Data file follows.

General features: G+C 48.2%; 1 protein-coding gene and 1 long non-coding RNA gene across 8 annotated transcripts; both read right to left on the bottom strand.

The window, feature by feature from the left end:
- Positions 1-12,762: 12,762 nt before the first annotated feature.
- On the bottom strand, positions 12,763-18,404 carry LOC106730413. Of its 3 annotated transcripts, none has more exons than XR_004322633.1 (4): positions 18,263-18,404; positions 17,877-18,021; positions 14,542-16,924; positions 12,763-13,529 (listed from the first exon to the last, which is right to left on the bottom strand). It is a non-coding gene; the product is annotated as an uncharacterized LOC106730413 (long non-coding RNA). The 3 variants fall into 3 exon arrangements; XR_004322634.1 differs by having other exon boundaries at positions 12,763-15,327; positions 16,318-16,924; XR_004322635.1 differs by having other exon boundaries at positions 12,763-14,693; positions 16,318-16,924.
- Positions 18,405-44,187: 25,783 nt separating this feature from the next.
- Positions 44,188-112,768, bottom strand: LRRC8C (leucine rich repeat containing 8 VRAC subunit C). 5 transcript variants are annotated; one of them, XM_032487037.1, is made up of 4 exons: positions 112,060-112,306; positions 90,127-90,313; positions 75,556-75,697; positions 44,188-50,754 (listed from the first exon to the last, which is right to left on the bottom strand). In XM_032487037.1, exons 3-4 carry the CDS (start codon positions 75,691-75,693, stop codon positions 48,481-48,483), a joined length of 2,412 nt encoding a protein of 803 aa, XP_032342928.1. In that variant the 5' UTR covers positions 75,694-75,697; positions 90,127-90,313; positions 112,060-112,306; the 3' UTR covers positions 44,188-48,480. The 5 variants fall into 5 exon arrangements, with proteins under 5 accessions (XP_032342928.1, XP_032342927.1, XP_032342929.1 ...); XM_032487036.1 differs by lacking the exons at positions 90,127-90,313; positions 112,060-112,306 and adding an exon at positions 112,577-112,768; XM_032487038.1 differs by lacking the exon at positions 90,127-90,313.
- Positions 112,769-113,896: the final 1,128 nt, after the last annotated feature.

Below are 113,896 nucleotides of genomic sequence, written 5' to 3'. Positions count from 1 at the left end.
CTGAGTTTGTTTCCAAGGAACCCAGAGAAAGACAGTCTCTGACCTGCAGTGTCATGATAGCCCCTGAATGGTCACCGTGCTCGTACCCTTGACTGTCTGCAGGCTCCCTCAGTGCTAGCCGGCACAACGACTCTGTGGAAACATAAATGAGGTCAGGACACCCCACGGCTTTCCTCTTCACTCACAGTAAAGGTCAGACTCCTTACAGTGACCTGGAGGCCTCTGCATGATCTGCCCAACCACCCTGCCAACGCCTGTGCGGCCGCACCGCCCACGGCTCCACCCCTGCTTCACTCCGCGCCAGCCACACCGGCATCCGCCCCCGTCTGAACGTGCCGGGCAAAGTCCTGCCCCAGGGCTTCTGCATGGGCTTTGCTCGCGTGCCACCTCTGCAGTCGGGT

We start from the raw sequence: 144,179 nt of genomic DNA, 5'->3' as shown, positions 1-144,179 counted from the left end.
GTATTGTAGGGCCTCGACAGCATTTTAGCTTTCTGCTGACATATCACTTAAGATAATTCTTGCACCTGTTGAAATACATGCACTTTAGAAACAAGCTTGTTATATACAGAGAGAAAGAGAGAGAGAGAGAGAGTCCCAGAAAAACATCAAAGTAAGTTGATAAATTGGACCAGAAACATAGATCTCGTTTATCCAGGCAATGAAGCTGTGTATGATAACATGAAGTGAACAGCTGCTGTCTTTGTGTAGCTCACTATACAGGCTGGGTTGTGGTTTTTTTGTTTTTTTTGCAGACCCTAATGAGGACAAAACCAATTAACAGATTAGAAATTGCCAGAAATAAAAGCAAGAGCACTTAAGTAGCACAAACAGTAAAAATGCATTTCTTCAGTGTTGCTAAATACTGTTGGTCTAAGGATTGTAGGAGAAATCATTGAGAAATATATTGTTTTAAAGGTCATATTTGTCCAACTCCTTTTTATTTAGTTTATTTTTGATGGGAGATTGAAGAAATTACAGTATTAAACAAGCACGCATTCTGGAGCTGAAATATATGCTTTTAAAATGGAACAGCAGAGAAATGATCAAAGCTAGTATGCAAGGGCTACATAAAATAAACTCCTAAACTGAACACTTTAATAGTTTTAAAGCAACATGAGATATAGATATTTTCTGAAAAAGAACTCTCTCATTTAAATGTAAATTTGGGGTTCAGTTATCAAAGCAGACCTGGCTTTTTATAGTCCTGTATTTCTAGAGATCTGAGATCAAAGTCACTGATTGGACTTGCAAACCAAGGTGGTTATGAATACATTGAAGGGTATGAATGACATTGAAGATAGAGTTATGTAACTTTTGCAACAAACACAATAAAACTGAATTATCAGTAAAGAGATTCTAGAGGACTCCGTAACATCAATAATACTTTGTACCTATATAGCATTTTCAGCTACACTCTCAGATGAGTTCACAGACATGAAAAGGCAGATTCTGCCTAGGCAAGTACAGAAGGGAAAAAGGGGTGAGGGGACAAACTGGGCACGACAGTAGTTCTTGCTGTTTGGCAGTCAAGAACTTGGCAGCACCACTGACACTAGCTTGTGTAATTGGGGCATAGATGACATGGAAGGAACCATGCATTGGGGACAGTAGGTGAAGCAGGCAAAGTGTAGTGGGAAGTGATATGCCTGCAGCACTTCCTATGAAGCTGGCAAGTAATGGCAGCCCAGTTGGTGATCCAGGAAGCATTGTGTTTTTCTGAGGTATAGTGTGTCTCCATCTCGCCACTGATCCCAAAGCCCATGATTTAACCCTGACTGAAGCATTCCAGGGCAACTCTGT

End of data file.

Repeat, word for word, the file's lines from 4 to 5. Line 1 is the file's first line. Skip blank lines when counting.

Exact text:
- On the bottom strand, positions 12,763-18,404 carry LOC106730413. Of its 3 annotated transcripts, none has more exons than XR_004322633.1 (4): positions 18,263-18,404; positions 17,877-18,021; positions 14,542-16,924; positions 12,763-13,529 (listed from the first exon to the last, which is right to left on the bottom strand). It is a non-coding gene; the product is annotated as an uncharacterized LOC106730413 (long non-coding RNA). The 3 variants fall into 3 exon arrangements; XR_004322634.1 differs by having other exon boundaries at positions 12,763-15,327; positions 16,318-16,924; XR_004322635.1 differs by having other exon boundaries at positions 12,763-14,693; positions 16,318-16,924.
- Positions 18,405-44,187: 25,783 nt separating this feature from the next.